ALL escaped safely from a hostel fire in the central Slovak town of Zvolen.
photo: SME-Ján Krošlák
SEVENTY people had to be evacuated after a student hostel in the central Slovak town of Zvolen caught fire on August 10.
According to the Slovak daily SME, no one was hurt in the fire, but the hostel suffered extensive damages, including the burning down of the hostel's computer room.
Investigators believe that the fire was sparked by a maintenance worker who was fixing the roof using a propane-butane burner.
The damages are estimated at Sk7 million (€166,000).
Stolen mobile in knickers
TWO thieves who stole a mobile phone from their friend were caught after the stolen telephone rang in one of the thieving girls' knickers.
According to Bratislava police spokeswoman Marta Bujňáková, the curious case took place on August 6, when culprits Monika B. and Denisa A. stole the telephone of their 23-year-old friend Monika F.
The latter reported the theft to police, who soon tracked down the two culprits.
When officers asked the girls about the telephone, "they denied the allegations," according to Bujňáková.
Then, however, one policeman dialled the missing mobile phone, causing a ring to emit from one of the culprits' underwear.
Student returns anorexic from US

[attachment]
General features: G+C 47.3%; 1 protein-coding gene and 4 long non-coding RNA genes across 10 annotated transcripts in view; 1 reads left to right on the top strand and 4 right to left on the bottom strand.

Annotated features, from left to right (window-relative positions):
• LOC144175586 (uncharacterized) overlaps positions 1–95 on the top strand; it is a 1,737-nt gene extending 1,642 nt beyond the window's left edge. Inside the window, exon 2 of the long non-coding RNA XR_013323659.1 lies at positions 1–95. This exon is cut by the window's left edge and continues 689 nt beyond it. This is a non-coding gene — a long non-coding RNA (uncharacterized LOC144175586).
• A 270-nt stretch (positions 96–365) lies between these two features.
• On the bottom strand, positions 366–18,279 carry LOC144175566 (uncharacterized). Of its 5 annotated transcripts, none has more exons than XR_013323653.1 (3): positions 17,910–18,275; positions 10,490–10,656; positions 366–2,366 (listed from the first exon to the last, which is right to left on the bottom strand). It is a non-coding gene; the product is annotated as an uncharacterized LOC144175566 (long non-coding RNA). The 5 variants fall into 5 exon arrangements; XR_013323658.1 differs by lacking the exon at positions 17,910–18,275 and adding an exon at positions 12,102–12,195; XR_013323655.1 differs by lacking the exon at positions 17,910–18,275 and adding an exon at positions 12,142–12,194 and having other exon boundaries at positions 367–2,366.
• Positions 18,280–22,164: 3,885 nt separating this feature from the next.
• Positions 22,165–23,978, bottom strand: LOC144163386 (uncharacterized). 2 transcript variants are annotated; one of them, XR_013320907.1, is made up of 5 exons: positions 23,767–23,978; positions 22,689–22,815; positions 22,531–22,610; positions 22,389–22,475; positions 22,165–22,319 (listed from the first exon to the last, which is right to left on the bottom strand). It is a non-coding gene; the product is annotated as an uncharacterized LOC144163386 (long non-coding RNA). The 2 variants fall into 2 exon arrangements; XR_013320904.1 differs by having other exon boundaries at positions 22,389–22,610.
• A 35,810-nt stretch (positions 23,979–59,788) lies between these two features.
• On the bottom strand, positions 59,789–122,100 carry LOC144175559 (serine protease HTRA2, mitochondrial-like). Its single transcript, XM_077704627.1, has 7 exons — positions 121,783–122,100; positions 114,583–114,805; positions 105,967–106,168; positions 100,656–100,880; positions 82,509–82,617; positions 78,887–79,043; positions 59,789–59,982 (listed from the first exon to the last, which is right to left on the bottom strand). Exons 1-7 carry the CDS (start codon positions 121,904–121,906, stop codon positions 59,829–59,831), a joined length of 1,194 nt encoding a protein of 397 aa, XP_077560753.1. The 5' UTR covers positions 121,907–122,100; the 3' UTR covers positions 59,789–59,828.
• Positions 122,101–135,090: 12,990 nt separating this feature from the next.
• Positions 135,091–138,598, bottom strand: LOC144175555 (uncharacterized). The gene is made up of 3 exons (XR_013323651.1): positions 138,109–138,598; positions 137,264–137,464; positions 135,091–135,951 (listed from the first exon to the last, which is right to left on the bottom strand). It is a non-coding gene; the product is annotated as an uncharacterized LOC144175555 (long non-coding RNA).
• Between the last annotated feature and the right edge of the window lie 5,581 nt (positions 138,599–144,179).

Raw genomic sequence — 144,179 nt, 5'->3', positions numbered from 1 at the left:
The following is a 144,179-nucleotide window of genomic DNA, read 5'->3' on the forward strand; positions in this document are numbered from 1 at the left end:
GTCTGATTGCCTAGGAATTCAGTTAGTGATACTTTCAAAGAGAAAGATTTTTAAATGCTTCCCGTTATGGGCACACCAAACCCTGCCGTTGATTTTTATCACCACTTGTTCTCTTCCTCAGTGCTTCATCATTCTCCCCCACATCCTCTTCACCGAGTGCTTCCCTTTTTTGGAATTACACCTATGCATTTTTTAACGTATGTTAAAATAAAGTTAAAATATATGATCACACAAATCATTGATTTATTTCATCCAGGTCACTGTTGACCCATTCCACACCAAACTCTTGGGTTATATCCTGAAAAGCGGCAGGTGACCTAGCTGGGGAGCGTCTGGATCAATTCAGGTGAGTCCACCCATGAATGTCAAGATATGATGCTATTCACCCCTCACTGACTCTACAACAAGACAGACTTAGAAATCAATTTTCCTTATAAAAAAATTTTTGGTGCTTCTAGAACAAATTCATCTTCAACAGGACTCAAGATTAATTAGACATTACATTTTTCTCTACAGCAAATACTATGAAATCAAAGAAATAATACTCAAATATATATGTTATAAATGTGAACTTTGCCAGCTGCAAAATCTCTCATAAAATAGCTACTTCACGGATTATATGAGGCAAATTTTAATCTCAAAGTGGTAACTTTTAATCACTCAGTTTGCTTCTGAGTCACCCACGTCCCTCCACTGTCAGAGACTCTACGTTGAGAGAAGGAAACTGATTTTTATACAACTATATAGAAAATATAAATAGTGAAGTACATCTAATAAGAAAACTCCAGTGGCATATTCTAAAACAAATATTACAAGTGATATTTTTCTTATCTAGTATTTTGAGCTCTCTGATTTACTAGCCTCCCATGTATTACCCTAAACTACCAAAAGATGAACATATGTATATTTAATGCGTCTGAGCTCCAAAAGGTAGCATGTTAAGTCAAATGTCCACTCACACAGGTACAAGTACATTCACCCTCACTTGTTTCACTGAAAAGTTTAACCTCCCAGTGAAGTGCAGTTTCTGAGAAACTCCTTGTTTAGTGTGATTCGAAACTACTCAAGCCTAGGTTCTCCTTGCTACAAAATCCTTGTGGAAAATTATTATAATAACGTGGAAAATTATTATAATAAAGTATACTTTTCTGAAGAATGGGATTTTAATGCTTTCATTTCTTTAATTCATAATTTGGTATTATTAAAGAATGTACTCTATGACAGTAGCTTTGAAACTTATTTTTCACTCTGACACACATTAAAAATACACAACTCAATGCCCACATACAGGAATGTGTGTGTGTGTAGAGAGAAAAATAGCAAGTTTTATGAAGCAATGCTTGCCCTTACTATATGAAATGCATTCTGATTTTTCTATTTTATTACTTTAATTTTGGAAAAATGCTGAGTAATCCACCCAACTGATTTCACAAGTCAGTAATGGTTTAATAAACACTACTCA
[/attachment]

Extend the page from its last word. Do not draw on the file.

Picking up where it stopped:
PARENTS of 17-year-old Zuzana Justhová could not believe their eyes when they went to pick up their daughter from a 10 month-long study stay in the US, as they discovered the girl lost nearly 30 kilos.
Upon returning from the US, Zuzana Justhová weighed only 38 kilos and had a severe eating disorder. At her departure, the teenager's weight was at 65 kilograms.
Zuzana stayed in Millington, Tenessee, living in the house of a volunteer who offers housing to foreign students.
"I did not like her food. She cooked only out of a can and everything was very fatty. Other [students] just ate hamburgers and were putting on weight," Zuzana told the Slovak daily Nový čas. She then started to eat only fruits and vegetables.
Although her family knew that their daughter had lost some weight in the US, they had no idea that the weight loss was so dramatic. They have blamed the agency through which their daughter was sent for not informing them of what was happening to Zuzana.